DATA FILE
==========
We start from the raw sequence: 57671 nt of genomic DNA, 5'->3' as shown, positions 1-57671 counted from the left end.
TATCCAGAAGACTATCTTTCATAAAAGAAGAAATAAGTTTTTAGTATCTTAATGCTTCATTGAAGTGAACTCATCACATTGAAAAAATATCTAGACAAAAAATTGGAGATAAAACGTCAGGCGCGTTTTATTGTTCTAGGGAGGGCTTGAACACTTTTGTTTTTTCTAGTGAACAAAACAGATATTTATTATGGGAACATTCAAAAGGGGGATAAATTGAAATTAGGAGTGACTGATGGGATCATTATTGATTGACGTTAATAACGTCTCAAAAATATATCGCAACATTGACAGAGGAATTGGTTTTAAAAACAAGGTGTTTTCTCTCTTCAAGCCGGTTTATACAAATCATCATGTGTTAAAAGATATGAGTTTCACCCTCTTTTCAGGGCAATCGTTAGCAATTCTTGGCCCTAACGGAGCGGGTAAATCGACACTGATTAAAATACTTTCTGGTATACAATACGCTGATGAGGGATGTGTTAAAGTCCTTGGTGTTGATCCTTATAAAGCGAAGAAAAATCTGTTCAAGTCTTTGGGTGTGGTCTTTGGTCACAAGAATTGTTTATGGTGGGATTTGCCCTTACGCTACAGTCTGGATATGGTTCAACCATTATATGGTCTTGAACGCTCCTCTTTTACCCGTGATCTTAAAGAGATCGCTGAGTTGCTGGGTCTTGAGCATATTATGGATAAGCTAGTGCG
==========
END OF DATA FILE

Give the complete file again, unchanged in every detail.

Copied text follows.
We start from the raw sequence: 57671 nt of genomic DNA, 5'->3' as shown, positions 1-57671 counted from the left end.
TATCCAGAAGACTATCTTTCATAAAAGAAGAAATAAGTTTTTAGTATCTTAATGCTTCATTGAAGTGAACTCATCACATTGAAAAAATATCTAGACAAAAAATTGGAGATAAAACGTCAGGCGCGTTTTATTGTTCTAGGGAGGGCTTGAACACTTTTGTTTTTTCTAGTGAACAAAACAGATATTTATTATGGGAACATTCAAAAGGGGGATAAATTGAAATTAGGAGTGACTGATGGGATCATTATTGATTGACGTTAATAACGTCTCAAAAATATATCGCAACATTGACAGAGGAATTGGTTTTAAAAACAAGGTGTTTTCTCTCTTCAAGCCGGTTTATACAAATCATCATGTGTTAAAAGATATGAGTTTCACCCTCTTTTCAGGGCAATCGTTAGCAATTCTTGGCCCTAACGGAGCGGGTAAATCGACACTGATTAAAATACTTTCTGGTATACAATACGCTGATGAGGGATGTGTTAAAGTCCTTGGTGTTGATCCTTATAAAGCGAAGAAAAATCTGTTCAAGTCTTTGGGTGTGGTCTTTGGTCACAAGAATTGTTTATGGTGGGATTTGCCCTTACGCTACAGTCTGGATATGGTTCAACCATTATATGGTCTTGAACGCTCCTCTTTTACCCGTGATCTTAAAGAGATCGCTGAGTTGCTGGGTCTTGAGCATATTATGGATAAGCTAGTGCG